Delaying reopening of schools 'acceptable' if they are not ready - Union

Delaying reopening of schools 'acceptable' if they are not ready - Union

“There can be no departure from the specified physical distancing measures in schools,” said Michael Gillespie, TUI general secretary.

Delaying the reopening of a school is the only “acceptable” option should it not be ready in time to open with the appropriate physical distancing requirements in place.

That’s according to the Teachers’ Union of Ireland who today have published a survey of 120 second-level schools ahead of the beginning of the new academic year.

Among the challenges encountered by schools in preparing to reopen safely include difficulties in employing contractors to make adjustments to school buildings. The majority of schools surveyed also reported very high-risk teachers among staff members, and difficulties recruiting substitute teachers. 

“There can be no departure from the specified physical distancing measures in schools,” said Michael Gillespie, TUI general secretary.

Every school must adhere to this key protection.

TUI members will also not accept any departures from public health guidance on face coverings, and the union believes a school should not open until it is fully reconfigured to ensure that physical distancing measures can be adhered to. 

Separately, the Association of Secondary Teachers, Ireland has asked Stephen Donnelly, the health minister, to intervene to secure a meeting between the union and the Health Protection Surveillance Centre about arrangements in place for 'high risk' teachers.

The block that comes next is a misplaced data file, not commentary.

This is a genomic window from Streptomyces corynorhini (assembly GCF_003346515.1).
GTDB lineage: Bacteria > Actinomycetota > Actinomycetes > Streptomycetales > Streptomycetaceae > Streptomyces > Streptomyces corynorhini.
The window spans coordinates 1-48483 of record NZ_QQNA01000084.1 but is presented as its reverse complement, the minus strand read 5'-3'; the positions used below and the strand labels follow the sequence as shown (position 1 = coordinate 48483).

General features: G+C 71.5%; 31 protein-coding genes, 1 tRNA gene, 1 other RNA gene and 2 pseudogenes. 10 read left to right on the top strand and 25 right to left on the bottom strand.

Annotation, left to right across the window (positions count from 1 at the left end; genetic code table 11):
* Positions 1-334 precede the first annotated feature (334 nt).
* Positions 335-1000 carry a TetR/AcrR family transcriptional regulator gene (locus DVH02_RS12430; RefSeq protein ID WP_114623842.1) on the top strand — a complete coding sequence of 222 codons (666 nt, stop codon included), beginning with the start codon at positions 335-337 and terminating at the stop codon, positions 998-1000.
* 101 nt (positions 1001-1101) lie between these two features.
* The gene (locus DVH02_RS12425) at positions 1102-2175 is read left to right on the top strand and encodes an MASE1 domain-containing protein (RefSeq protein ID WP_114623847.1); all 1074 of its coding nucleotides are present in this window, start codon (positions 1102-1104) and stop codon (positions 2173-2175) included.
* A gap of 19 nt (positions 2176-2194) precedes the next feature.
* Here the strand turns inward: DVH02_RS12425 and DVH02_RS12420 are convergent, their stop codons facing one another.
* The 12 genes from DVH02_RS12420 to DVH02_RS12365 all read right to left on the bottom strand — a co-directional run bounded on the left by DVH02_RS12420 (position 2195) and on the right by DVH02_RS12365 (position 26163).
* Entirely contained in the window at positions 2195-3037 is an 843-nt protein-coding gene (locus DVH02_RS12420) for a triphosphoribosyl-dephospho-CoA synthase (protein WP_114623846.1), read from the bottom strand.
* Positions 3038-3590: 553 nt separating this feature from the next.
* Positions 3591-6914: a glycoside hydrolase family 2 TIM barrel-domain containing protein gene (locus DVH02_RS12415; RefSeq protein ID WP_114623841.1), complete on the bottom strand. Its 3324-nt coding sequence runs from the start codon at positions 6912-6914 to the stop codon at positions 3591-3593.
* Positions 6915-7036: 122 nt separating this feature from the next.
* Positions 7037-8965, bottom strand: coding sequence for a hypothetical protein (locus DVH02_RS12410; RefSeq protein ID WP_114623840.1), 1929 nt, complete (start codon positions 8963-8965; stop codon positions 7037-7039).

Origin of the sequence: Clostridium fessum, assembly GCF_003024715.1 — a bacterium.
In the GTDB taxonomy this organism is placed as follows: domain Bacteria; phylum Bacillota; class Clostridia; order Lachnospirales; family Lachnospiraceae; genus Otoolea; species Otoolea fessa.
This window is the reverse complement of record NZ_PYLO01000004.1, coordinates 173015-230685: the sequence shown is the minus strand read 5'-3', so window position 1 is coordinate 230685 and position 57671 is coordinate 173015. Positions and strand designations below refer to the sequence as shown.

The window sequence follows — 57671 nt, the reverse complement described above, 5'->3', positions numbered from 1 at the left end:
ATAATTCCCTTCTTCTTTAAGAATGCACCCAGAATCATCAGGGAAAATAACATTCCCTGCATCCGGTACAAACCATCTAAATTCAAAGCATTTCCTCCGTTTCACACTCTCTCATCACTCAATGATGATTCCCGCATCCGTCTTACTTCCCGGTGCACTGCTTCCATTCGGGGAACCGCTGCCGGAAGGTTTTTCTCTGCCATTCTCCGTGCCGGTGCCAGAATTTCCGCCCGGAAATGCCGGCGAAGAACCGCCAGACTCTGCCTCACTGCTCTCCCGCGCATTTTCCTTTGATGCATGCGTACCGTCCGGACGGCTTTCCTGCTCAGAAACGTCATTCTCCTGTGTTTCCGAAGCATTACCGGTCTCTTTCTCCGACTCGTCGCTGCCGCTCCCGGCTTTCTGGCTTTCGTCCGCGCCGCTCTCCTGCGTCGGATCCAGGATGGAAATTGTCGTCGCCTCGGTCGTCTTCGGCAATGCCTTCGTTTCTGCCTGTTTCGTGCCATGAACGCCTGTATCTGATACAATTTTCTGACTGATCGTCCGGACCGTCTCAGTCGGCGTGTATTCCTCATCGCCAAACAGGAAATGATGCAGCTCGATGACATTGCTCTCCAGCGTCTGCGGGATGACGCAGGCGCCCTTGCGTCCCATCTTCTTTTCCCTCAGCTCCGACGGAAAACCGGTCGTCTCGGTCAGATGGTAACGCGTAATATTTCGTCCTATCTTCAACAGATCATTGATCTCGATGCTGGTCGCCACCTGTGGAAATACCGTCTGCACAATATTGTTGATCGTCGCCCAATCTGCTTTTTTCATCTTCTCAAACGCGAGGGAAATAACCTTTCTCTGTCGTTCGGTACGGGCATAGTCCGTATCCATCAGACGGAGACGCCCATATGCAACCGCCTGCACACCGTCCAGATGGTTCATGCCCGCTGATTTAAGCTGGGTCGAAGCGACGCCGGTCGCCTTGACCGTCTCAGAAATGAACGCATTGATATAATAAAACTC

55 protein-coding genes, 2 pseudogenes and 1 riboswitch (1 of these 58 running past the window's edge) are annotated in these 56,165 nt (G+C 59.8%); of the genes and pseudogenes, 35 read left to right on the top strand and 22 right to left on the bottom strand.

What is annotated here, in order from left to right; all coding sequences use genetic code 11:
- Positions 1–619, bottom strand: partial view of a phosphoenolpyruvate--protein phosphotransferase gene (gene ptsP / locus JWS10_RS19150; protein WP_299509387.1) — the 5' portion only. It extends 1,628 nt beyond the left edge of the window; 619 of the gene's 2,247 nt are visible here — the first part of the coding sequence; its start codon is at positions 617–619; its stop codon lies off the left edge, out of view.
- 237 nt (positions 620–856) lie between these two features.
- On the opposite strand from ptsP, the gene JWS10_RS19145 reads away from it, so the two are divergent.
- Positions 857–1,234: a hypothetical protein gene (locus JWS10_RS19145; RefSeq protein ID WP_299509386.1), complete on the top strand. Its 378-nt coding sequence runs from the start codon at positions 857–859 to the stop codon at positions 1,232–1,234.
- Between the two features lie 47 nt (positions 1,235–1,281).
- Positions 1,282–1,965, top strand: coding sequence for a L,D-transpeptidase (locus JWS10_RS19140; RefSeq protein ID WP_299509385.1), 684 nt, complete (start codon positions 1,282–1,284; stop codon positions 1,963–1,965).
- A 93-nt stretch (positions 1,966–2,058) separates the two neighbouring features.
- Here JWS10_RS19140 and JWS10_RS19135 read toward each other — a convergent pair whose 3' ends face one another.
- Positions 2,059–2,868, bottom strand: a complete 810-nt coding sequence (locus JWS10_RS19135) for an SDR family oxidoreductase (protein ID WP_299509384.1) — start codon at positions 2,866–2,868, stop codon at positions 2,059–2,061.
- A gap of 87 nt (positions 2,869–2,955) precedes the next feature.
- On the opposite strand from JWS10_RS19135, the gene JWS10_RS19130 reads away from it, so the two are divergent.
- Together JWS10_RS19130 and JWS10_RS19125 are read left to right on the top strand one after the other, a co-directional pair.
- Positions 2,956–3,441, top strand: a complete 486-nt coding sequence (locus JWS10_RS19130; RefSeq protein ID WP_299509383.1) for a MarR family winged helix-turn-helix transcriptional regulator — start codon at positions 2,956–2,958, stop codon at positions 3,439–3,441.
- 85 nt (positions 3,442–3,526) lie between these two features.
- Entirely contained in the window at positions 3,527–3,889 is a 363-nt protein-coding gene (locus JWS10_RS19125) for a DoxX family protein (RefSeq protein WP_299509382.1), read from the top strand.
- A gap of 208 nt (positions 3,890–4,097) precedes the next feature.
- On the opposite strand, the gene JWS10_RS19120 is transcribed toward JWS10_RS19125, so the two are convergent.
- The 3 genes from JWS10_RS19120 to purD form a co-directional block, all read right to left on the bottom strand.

The union says it is receiving a “significant” number of calls from teachers whose illnesses include chronic kidney disease, cancer, and serious heart disease, who are required to return to school.

Fórsa, the union that represents special needs assistants and school secretaries, has also sought an urgent meeting with the Department of Education. It is concerned that standard occupational health advice and new guidance issued by the Department of Public Expenditure and Reform give "insufficient protections" against Covid-19 to classroom-based staff with underlying health problems. 

“SNAs can’t practise social distancing and do their job because they work so closely with the students they give personal care to," said Andy Pike, head of education at Fórsa. "As things stand, this means they will be exposed to the highest level of risk." 

Meanwhile, Micheál Martin has insisted that Leaving Cert calculated grades will be different to the system in the UK. "I think we're in a better position than in the UK. And we're taking more time with it, which is important. We're different to the British system insofar [as] teachers would have sent in percentages, not grades." 

There will be briefings with the opposition, and there'll be more discussion, he added. 

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